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Reinsurance of Long Tail Liabilities. Dr Glen Barnett and Professor Ben Zehnwirth. Where this started. • Were looking at modelling related ◤’s segments, LoBs • started looking at a variety of indiv. XoL data sets. Non proportional reinsurance.

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slide1

Reinsurance of Long Tail Liabilities

Dr Glen Barnett and Professor Ben Zehnwirth

slide2

Where this started

• Were looking at modelling related ◤’s segments, LoBs

• started looking at a variety of indiv. XoL data sets

slide3

Non proportional reinsurance

• Typical covers include individual excess of loss and ADC (retrospective and prospective)

• Major aim is to alter the cedant’s risk . profile (e.g. reduce risk based capital%)

(spreading risk → proportional)

slide4

In this talk -

• Develop multivariate model for related triangles

• discover sometimes coefficient of variation of aggregate losses net of some non-proportional reinsurance is not smaller than for gross.

slide5

Development year

0

1 …

d

1

2

Calendar (Payment) year

t = w+d

w

Accident year

Trends occur in three directions

Projection of trends

Payment year trends

• project past the _ end of the data

• very important to _ model changes

slide6

Inflation

• payment year trend

• acts in percentage terms (multiplicative)

• acts on incremental payments

• additive on log scale

• constant % trends are linear in logs

• trends often fairly stable for some years

slide7

Simple model

• Model changing trends in log-incrementals_ (“percentage” changes)

• directions not independent _⇒ can’t have linear trends in all 3

• trends most needed in payment and _ development directions

⇒ model accident years as (changing) levels

slide8

Probabilistic model

data = trends + randomness

No one model

slide9

randomness

N(0,2d)

d

i=1

w+d

j=1

log(pw,d) = yw,d = w+ i + j + w,d

Payment year trends

levels for acci. years

adjust for economic inflation, exposure (where sensible)

Development trends

Framework – designing a model

slide10

• The normal error term on the log scale (i.e. w,d ~ N(0,2d) ) - integral part of model.

•The volatility in the past is projected into the future.

slide11

•Would never use all those parameters at the same time (no predictive ability)

•parsimony as important as flexibility (even moreso when forecasting).

•Model “too closely” and out of sample predictive error becomes huge

•Beware hidden parameters (no free lunch)

slide12

•Just model the main features. Then

•Check the assumptions!

•Be sure you can at least predict recent past

slide13

Prediction

•Project distributions (in this case logN)

•Predictive distributions are correlated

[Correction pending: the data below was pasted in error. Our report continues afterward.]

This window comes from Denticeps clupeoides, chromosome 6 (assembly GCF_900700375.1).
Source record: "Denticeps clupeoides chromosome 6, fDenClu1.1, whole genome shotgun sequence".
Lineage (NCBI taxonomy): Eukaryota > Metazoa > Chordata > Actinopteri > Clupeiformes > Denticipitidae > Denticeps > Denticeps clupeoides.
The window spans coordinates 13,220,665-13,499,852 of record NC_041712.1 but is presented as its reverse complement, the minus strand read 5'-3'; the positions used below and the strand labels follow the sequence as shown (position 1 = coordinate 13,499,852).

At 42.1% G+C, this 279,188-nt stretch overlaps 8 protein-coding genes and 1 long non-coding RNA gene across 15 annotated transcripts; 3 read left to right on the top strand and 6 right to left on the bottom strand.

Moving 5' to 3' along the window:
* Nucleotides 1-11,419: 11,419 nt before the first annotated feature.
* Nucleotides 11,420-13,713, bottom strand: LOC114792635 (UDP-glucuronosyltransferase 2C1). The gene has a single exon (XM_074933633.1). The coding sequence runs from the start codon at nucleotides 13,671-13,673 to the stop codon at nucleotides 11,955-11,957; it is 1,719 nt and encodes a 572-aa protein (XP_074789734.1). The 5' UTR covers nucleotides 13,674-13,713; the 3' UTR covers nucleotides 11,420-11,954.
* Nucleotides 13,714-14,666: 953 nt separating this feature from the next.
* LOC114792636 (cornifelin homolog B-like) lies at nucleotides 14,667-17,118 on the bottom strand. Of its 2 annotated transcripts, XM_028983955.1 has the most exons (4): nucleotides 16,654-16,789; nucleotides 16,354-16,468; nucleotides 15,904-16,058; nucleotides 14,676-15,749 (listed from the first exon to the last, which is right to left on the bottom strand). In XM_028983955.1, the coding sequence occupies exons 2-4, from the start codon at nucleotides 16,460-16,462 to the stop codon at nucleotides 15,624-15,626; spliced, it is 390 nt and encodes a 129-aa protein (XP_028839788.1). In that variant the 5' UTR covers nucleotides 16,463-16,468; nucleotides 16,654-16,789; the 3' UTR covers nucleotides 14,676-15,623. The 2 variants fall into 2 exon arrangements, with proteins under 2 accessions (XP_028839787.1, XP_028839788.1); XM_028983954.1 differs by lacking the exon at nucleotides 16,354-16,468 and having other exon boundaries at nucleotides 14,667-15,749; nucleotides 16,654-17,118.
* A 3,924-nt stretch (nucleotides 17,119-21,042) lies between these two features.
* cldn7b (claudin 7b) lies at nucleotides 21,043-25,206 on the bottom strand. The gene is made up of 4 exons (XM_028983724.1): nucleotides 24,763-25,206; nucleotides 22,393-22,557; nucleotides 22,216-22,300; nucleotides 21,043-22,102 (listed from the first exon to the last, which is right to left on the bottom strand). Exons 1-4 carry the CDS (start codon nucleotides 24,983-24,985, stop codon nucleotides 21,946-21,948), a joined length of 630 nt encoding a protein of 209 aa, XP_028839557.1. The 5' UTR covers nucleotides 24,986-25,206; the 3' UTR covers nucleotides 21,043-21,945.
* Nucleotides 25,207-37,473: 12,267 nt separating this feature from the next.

•Simulate distribution of aggregates

slide14

Related triangles (layers, segments, …)

• multivariate model

• each triangle has a model capturing _ trends and randomness about trend

• correlated errors (⇒ 2 kinds of corr.)

• possibly shared percentage trends

slide15

LOB1 vs LOB3 Residuals

2.5

2

1.5

1

0.5

0

-3

-2

-1

0

1

2

3

-0.5

-1

-1.5

-2

-2.5

• find trends often change together

• often, correlated residuals

Correlation in logs generally good – check!

slide16

good framework ⇒

understand what’s happening in data

Find out things we didn’t know before

slide17

Net/Gross data (non-proportional reins)

• find a reasonable combined model

slide19

• Correlation in residuals about 0.84.

• Gross has superimposed inflation running at about 7%, Net has 0 inflation (or very slightly –ve; “ceded the inflation”)

• Bad for the reinsurer? Not if priced in.

slide20

• But maybe not so good for the cedant:

CV of predictive distn of aggregate

Gross 15%

Net 17%

(process var. on log scale larger for Net)

 here ⇒ no gain in CV of outstanding

slide21

Don’t know exact reins arrangements,

But this reinsurance not doing the job

(in terms of, CV. RBC as a %)

(CV most appropriate when pred. distn of aggregate near logN)

slide22

Another data set

Three XoL layers

A: <$1M (All1M)

B: <$2M (All2M)

C: $1M-$2M (1MXS1M)

(C = B-A)

slide23

 Similar trend changes

(dev. peak shifts later)

1

X

2

inflation higher in All1M, none in higher layer. Need to look

slide24

Residuals against calendar years

1

residual corrn very high about trends (0.96+)

X

2

(other model diagnostics good)

slide25

Forecasting

Layer CV Mean($M)

All1M 12% 495

1MXS1M 12% 237

All2M 12%  731

ceding 1MXS1M from All2M doesn’t reduce CV 

consistent

slide26

Scenario

Reinsure losses >$2M?

Not many losses. >$1M?

Not any better

slide27

Retrospective ADC

250M XS 750M on All2M

Layer CV

All2M 12%

Retained 8%

Ceded 179%

slide28

“Layers” (Q’ly data)

• decides to segment

• many XoL layers

slide29

• similar trends – e.g. calendar trend change 2nd qtr 97

some shared % trends

(e.g. low layers share with ground-up)

slide31

Weighted Residual Correlations Between Datasets

0-25

25-50

50-75

75-100

100-150

150-250

All

0 to 25

1

0.30

0.13

0.09

0.08

0.00

0.37

25 to 50

0.30

1

0.30

0.13

0.08

0.02

0.39

50 to 75

0.13

0.30

1

0.45

0.22

0.05

0.48

75 to 100

0.09

0.13

0.45

1

0.50

0.16

0.55

100 to 150

0.08

0.08

0.22

0.50

1

0.34

0.63

150 to 250

0.00

0.02

0.05

0.16

0.34

1

0.57

All

0.37

0.39

0.48

0.55

0.63

0.57

1

• Correlations higher for nearby layers

slide32

Forecasting

Aggregate outstanding 

Layers CV

0-25 4.2%

0-100 3.9%

0+ 3.9%

slide33

• Individual excess of loss not really helping here

• Retrospective ADC – 25M XS 400M

⇒ cedant’s CV drops from 3.9% to 3.4%

slide34

Summary

• CV should reduce as add risks

• non-proportional cover should reduce CV as we cede risk

slide35

Summary

• XoL often not reducing CV

• Suitable ADC/Stop-Loss type covers generally do reduce cedant CV

slide36

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